Thursday, August 31, 2006

Summertime And The Living Ain't So Easy...

I haven't written much of late because of work. Somehow the summer has turned out to be busier than any other time of year. It is not supposed to be this way. (But it's kept me out of mischief...).

In June/July I had two conferences, one in Germany and the other in the US. From that I returned to teach immediately a summer school class, Global Lawyering, for the University of Miami Law School. This year the class was rather popular with over 60 students, up from 16 last year. I'm doing the final grading for that.

I then had two papers to complete. One for a book on professions edited by associates at Lancaster Business School; the other will appear in the Indiana Journal of Global Legal Studies. This last was finished yesterday. I'm not used to writing in the US law school bluebook style. It requires obsessive cross-checking and excludes useful information like the publisher. Frankly, it's an awful style compared to more "normal" ways of writing like Harvard or Chicago.

Summer is also the time when graduate students write their LLM dissertations. Drafts of chapters and sections come dropping into the Inbox. Whether they listen to what I say...?

I also have to write a new paper for a workshop in Onati at the Institute for the Sociology of Law. The workshop is on 25 September, so there isn't much time. It will be about the relationship between bankers and lawyers. I interviewed my first lawyer-banker last night.

Just before then I have another workshop at Lancaster on professions and I am talking about the effects of Clementi on the legal profession in the UK and elsewhere.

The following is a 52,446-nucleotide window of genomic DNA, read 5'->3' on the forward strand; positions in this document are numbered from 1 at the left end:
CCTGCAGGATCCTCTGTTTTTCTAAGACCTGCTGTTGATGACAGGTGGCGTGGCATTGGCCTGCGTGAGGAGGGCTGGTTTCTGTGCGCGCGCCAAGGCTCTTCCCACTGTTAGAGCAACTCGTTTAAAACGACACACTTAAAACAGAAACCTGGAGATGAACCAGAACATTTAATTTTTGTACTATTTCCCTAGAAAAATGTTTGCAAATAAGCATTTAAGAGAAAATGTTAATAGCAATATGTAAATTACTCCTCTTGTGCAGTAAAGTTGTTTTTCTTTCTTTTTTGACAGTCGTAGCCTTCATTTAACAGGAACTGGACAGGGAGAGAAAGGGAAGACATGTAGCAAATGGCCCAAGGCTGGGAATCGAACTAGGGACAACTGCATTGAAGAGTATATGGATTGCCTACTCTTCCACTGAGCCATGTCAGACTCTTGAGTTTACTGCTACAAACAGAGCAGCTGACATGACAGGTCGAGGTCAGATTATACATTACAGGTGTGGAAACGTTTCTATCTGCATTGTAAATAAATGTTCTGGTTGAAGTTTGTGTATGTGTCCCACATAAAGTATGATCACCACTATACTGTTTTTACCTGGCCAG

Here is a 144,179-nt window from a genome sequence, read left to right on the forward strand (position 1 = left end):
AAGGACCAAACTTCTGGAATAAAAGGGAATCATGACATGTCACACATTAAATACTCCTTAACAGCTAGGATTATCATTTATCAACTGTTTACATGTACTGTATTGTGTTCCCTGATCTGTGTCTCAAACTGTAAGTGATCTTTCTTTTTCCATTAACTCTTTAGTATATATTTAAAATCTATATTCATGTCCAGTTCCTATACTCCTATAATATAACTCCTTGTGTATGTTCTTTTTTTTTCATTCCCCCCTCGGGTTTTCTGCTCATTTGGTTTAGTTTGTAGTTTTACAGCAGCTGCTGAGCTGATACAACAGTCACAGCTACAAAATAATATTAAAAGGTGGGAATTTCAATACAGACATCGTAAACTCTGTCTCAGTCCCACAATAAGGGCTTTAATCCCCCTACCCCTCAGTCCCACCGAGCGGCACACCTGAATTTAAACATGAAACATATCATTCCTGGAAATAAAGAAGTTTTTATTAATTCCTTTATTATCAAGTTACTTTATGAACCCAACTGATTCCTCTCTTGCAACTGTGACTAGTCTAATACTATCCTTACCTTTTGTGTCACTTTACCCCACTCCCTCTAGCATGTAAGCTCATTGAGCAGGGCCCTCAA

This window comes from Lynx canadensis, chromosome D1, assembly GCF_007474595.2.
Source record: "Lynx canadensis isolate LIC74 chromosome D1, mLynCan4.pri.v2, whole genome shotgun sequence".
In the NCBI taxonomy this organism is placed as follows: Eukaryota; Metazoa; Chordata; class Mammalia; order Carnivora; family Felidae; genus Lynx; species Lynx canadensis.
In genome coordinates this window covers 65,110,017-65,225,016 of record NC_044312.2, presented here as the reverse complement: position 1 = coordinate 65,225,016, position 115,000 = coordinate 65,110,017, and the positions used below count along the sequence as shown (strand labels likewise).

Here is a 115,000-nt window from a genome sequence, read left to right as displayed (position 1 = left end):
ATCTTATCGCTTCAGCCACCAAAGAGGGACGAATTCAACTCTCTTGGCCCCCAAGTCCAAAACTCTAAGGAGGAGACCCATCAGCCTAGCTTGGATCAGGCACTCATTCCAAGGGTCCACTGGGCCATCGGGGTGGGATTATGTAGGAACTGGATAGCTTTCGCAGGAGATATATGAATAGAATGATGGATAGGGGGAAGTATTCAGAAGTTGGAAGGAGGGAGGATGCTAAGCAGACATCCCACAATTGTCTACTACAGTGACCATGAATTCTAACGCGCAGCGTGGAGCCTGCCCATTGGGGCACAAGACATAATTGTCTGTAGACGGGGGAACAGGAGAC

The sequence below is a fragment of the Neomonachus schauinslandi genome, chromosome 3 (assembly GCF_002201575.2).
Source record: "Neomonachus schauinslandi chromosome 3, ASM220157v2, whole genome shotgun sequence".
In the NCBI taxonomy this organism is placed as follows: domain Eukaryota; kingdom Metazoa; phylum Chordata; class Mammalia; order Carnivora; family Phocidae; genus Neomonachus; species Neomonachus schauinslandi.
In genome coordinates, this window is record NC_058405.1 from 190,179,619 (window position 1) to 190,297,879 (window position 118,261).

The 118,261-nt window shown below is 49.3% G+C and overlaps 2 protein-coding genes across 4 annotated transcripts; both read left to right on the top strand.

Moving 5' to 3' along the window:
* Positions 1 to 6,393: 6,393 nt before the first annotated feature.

Then term starts......And it looks as though the job evaluation process for professors that I've mentioned before is going awry, again.

Tomorrow, I am off to Hong Kong for a break. On landing the first thing I'm going to do is get an hour-long foot massage--one of the best sensations ever!

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I haven't mentioned this before, but my house is going to be part of the "Open House London" weekend in September. We will be open on Sunday, 17 September. The idea behind this is to let people experience "architecture in the flesh". You can catch some early pictures of my house on Channel 4's "Grand Designs" website. If you are interested in visiting, please contact me, otherwise check out the Hackney section of the Open House book.



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Sunday, August 13, 2006

Silly Season: Pirates of the Caribbean

Pirates of the Caribbean is a jolly good film. But I never realised it was a law film. It is and quite a subtle one too.

There is a "pirates' code" which they allude to during the film, which is never exhaustively disclosed as I'm sure it is constantly negotiated. It allows for discussion and potential settlement talks when a character says, "Parley!" Suddenly the horrible end that is about to be visited upon the hapless heroine is suspended.

It also has its more severe elements, such as if someone is stranded then no one should go back for him. And it is courteous: when Captain Jack Sparrow is left to fend for himself on an uninhabited island, he is given a pistol with a single shot. To kill himself with when the starvation and thirst can be endured no longer.

Lex pirata then is the buccaneer's equivalent of lex mercatoria. It may not have the respectability or the grand institutions to support it like ICC Arbitration, but it commands respect and observance. Pirates are not without all moral character and worth. Unfortunately respect for lex pirata is hermetic--in limits and symbolically--as we see when the British Caribbean authorities attempt to hang Jack Sparrow, even though he behaved in accordance with the code. It takes the intervention of Eros to force them to relent.
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